FIGS. 21 and 22 are schematic illustrations of a memory array 100 and selected memory cell 50, respectively, showing a write logic-0 operation which may be performed through an application of a zero or negative voltage to the selected WL terminal 70 a, a negative voltage to selected BL terminal 74 a, zero or a positive voltage to the selected BW terminal 76 a, zero voltage to the selected SL terminal 72 a, and zero or positive voltage to substrate terminal 78. Under these conditions, the floating body 24 potential will decrease through capacitive coupling from the zero or negative voltage applied to the WL terminal 70 a. The decrease of floating body 24 potential facilitates the forward junction current by the negative voltage applied to the BL terminal 74, which facilitates pulling the floating body potential below bit transition voltage and thus the cessation of the impact ionization mechanism of vertical bipolar transistors 30 a and 30 b. Despite the negative voltage applied to the selected BL terminal 74 a, the positive voltage applied to the unselected WL terminals 70 n can increase floating body potential and thus the forward junction current by the negative voltage applied to the BL terminal 74 may be insufficient to write logic-0. The capacitive coupling from zero voltage applied to the unselected BL terminal 74 n and the zero or negative voltage applied to the selected WL terminals 70 a can be insufficient to write logic-0.

The selected WL terminal 70 a (electrically connected to gate 60) is decreased from the initial/standby condition (e.g. about 0.0V) to the write condition (e.g. about −0.1V). The selected BL terminal 74 a (electrically connected to drain 18) is increased from the initial/standby condition (e.g. about 0.0V) to the write condition (e.g. about −0.2V). The unselected WL terminals 70 n (electrically connected to gate) are increased from initial/standby condition (e.g. about 0.0V) to the write inhibit condition (e.g. about +0.3V). Similar to that of the read operation, the coupling ratio between the gate electrode 60 and the floating body region 24 is a function of the ramp rate. The voltage ramp rate of the unselected WL terminal 70 n also has to be controlled to avoid undesired writing of unselected memory cells 50 in the unselected row from logic-0 state to logic-1 state. The ramp rate may be optimized for different process technology depending on the capacitance between the gate region 60 and the floating body region 24. In one particular non-limiting embodiment, the ramp rate of the gate 60 voltage is designed to be about +0.3V/200 ps. However, this ramp rate may vary, while maintaining a lower ramp compared to that of the write logic-1 operation. For example, the ramp rate of the gate 60 voltage may be in the range of about +0.3V/20 ps to +0.3V/2 ns.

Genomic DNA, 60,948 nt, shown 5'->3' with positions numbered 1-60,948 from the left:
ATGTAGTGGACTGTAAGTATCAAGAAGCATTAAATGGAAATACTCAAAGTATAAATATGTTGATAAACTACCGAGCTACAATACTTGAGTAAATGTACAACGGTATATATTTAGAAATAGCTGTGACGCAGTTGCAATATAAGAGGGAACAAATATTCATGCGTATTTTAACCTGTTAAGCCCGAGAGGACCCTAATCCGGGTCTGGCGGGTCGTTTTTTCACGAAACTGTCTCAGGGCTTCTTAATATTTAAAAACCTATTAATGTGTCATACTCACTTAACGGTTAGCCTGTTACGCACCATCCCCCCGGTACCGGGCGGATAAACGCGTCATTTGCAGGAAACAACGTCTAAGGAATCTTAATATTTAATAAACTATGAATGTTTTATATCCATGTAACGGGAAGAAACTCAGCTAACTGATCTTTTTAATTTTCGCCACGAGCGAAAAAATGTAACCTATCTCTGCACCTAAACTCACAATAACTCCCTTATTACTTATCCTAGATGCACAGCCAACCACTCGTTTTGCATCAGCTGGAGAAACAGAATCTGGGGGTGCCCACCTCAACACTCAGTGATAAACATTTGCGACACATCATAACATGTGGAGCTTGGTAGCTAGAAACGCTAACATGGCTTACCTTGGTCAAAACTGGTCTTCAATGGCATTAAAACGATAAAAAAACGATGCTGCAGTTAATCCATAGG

FIGS. 23 and 24 illustrate a schematic illustration of a memory array 100, showing a write logic-0 operation according to another embodiment of the present invention, which may be performed through an application of a positive voltage to the selected WL terminal 70 a, a negative voltage to selected BL terminal 74 a, zero or a positive voltage to the selected BW terminal 76 a, zero voltage to the selected SL terminal 72 a, and zero or positive voltage to substrate terminal 78. Under these conditions, the floating body 24 potential will increase through capacitive coupling from the positive voltage applied to the WL terminal 70. As a result of the floating body 24 potential increase and the negative voltage applied to the BL terminal 74, the p-n junction between 24 and 18 is forward-biased, evacuating any holes from the floating body 24.

The selected WL terminal 70 a (electrically connected to gate 60) is raised from the initial/standby condition (for example 0.0V) to the write logic-0 voltage (for example +1.2V). As has been described above, the coupling ratio between the gate electrode 60 and the floating body region 24 is a function of the ramp rate. As a result, a higher ramp rate may assist the write logic-0 operation. However, the voltage ramp rate of the WL terminal 70 a also has to be controlled to avoid undesired writing of unselected memory cells 50 in the selected row from logic-0 state to logic-1 state. The ramp rate may be optimized for different process technology depending on the capacitance between the gate region 60 and the floating body region 24. In one particular non-limiting embodiment, the ramp rate of the gate 60 voltage is designed to be about +1.2V/200 ps. However, this ramp rate may vary, while maintaining a lower ramp compared to that of the write logic-1 operation. For example, the ramp rate of the gate 60 voltage may be in the range of about +1.2V/20 ps to +1.2V/2 ns.

After the write logic-0 operation is finished, the potential of the BL terminal 74 is raised from the negative voltage (e.g. about −0.2V) to its standby condition (e.g. about 0.0V). The ramp rate of the BL terminal 74 needs to be controlled to avoid undesired writing of unselected memory cells 50 in the selected column from logic-0 state to logic-1 state as well as undesired reverting of written bit state of the selected memory cell.

FIGS. 25 and 26 illustrate a write logic-0 operation according to another embodiment of the present invention. A slight positive voltage is applied to the selected BL terminal 74 a and SL terminal 72 a. This achieves a similar effect as reducing the VBW as this reduces the potential difference between the BW terminal 76 and the SL and BL terminals 72 a and 74 a, respectively. A write logic-0 can then be performed to the selected memory cell 50 by lowering the voltage of selected WL terminal 70 a, which will lower VFB through capacitive coupling.

In one embodiment, the following bias conditions are applied: the selected WL terminal 70 a is decreased from the initial/standby condition (e.g. about 0.0V) to the write condition (e.g. about −0.2V). The selected SL terminal 72 a and BL terminal 74 a are increased to the write condition (e.g. about +0.2V) from the initial/standby condition (e.g. about 0.0V).